The Montgomerys, who are 86 and 85, respectively, moved to Hillside Village from their longtime home in Washington, D.C. in fall 2019, after the retirement community opened earlier that year, they say in the lawsuit.

Enrollment in the facility — which offers a full continuum of health care, from rehabilitative services to 24-hour nursing care — cost $478,000, most of which covered a large entrance fee, according to a residency agreement filed in court. The Montgomerys also paid a monthly service fee of nearly $6,000.

After moving to Hillside Village, however, the couple determined that it couldn’t provide the nursing and memory care that Bruce Montgomery needs, the lawsuit states. They left their unit last spring and moved to Alstead for several months, it says. They now live at RiverMead, a retirement community in Peterborough, according to Steinfield.

They notified Hillside Village last September that they were formally terminating their residency at the facility, according to the suit. That decision should have triggered a clause in their residency agreement, they argue, which promised to refund 90 percent of their entrance fee once the next resident of the vacated unit paid their own entrance fee.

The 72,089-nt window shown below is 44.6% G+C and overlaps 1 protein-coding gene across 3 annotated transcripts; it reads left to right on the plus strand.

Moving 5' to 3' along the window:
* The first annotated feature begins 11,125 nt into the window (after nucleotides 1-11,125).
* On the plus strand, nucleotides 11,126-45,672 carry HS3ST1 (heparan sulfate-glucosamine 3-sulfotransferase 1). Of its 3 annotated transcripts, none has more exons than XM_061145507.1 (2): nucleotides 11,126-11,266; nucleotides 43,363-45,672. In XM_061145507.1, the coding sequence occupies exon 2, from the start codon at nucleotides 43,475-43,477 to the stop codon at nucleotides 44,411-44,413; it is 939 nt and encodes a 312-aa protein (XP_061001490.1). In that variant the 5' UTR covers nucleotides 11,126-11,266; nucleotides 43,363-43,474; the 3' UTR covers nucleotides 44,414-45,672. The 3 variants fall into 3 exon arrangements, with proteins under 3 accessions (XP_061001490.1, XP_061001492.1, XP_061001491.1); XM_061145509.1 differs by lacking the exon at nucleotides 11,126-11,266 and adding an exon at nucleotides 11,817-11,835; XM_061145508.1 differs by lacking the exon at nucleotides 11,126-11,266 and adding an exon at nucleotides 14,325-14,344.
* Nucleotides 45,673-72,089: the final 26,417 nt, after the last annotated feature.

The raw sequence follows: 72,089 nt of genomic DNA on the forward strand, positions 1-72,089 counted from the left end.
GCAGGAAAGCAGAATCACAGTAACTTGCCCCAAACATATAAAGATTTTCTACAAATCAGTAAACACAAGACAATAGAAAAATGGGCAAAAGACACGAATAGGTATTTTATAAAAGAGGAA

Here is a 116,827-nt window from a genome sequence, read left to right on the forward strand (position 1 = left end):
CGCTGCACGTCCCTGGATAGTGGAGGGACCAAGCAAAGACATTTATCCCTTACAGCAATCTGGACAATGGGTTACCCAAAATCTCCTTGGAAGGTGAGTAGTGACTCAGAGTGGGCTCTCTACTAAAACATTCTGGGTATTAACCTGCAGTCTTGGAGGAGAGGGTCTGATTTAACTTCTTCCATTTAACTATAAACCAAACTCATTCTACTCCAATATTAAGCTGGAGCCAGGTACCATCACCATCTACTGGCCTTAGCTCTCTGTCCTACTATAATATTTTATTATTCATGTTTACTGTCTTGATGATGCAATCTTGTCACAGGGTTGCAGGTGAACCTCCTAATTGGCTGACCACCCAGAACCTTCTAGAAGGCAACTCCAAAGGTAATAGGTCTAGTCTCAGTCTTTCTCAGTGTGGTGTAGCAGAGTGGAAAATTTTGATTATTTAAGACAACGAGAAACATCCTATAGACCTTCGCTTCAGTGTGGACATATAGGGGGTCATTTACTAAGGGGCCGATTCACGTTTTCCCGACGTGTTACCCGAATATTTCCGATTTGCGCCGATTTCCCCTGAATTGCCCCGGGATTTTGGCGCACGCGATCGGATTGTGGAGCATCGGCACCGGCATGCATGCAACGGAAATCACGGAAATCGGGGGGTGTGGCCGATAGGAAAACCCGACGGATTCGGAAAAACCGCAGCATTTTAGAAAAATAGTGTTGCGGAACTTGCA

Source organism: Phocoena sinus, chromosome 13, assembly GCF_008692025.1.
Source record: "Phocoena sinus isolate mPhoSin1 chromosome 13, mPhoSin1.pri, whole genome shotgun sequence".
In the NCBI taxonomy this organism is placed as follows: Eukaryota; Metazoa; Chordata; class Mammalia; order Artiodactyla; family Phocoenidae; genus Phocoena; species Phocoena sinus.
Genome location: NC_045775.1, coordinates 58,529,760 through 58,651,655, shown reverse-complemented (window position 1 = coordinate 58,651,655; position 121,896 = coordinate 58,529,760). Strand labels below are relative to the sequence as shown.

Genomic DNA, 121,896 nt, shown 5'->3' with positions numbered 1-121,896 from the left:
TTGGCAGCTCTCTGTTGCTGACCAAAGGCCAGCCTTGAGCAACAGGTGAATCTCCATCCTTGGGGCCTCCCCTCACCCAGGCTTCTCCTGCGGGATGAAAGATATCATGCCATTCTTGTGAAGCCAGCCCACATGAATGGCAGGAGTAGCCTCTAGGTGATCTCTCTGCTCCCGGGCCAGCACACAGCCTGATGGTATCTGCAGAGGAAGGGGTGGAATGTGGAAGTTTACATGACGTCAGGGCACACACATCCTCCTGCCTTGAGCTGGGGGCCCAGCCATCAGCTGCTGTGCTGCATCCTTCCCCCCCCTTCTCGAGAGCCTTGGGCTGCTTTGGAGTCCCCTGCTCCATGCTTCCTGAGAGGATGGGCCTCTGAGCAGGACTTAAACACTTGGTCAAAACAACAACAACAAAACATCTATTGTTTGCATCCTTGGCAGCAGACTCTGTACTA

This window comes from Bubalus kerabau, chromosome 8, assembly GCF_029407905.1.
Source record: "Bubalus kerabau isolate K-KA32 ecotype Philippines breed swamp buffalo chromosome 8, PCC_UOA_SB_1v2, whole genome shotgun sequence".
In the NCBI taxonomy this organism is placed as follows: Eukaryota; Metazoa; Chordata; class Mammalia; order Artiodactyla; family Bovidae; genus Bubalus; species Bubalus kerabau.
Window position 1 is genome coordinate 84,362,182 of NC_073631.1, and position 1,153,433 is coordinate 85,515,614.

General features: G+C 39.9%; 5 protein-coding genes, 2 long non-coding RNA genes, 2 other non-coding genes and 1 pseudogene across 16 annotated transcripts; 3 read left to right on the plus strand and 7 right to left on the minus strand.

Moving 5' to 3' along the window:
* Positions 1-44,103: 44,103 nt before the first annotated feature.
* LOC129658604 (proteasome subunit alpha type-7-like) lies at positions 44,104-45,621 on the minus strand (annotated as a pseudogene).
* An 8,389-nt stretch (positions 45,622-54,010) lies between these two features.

Toby Shea, a financial adviser for the senior-care consultant OnePoint Partners, which is helping Prospect-Woodward navigate its financial troubles, told Steinfield in late April that the Montgomerys’ former unit would be occupied by mid-May.

In an email filed in court with the couple’s lawsuit, however, Shea said Prospect-Woodward cannot yet reimburse them because the new residents’ entrance fee went directly into an escrow account managed by a third party. The organization isn’t entitled to that money until its “financial challenges have been resolved,” according to Shea.